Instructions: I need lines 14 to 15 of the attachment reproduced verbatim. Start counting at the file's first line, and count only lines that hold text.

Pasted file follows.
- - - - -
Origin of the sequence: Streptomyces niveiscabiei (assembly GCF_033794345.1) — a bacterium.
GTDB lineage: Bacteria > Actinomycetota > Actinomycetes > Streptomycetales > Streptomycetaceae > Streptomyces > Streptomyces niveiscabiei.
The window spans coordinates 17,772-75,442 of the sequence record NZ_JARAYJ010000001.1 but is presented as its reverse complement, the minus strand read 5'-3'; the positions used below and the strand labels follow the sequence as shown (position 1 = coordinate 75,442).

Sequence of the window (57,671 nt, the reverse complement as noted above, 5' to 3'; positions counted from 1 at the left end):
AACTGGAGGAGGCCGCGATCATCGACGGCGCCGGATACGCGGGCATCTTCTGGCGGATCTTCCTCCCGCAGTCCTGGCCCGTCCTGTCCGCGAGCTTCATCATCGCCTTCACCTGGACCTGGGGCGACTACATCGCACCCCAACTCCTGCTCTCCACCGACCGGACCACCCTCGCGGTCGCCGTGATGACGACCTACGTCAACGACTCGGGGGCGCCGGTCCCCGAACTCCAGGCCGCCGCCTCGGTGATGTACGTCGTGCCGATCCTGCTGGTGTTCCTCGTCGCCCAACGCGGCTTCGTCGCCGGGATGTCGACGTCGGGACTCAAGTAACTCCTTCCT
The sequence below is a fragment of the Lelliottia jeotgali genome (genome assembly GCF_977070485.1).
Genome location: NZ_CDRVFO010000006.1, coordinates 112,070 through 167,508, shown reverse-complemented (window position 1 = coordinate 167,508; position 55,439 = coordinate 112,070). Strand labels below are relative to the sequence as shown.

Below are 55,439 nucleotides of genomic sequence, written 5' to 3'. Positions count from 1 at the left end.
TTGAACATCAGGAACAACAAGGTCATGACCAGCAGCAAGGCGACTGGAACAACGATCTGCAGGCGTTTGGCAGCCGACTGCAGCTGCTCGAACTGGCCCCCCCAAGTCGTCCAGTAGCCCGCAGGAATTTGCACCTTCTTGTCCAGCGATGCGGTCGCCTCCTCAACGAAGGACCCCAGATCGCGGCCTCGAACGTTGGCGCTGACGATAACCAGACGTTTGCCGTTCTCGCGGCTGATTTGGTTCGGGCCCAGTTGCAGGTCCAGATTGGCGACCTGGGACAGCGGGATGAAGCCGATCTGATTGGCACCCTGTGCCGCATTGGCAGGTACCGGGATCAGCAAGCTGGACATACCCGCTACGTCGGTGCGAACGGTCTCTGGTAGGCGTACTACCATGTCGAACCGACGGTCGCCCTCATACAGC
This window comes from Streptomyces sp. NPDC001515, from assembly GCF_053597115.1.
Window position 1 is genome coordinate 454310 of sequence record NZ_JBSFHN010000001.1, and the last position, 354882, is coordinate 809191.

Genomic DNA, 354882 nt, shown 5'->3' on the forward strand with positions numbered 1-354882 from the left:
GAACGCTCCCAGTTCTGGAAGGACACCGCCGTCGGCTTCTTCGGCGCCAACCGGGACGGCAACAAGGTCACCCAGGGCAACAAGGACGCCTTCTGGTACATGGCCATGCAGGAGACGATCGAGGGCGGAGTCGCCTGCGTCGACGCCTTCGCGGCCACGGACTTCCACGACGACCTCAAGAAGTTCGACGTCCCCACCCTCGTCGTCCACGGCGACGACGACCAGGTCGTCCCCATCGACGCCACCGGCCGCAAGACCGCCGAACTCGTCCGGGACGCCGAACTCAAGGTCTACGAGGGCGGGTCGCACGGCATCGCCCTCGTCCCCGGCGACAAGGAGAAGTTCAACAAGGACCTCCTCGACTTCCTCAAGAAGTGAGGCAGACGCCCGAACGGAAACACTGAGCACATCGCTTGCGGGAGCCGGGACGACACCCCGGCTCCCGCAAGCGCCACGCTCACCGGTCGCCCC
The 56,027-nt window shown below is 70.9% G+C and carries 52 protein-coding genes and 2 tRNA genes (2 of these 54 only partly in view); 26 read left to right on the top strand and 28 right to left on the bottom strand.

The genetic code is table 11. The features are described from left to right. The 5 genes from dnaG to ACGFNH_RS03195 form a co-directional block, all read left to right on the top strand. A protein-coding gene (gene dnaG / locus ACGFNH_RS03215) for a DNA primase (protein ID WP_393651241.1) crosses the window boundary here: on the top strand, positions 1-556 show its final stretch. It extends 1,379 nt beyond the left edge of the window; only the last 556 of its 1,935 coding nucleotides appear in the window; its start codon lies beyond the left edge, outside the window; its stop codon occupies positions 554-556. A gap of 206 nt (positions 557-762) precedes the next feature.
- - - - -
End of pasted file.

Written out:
The 56,027-nt window shown below is 70.9% G+C and carries 52 protein-coding genes and 2 tRNA genes (2 of these 54 only partly in view); 26 read left to right on the top strand and 28 right to left on the bottom strand.

The genetic code is table 11. The features are described from left to right. The 5 genes from dnaG to ACGFNH_RS03195 form a co-directional block, all read left to right on the top strand. A protein-coding gene (gene dnaG / locus ACGFNH_RS03215) for a DNA primase (protein ID WP_393651241.1) crosses the window boundary here: on the top strand, positions 1-556 show its final stretch. It extends 1,379 nt beyond the left edge of the window; only the last 556 of its 1,935 coding nucleotides appear in the window; its start codon lies beyond the left edge, outside the window; its stop codon occupies positions 554-556. A gap of 206 nt (positions 557-762) precedes the next feature.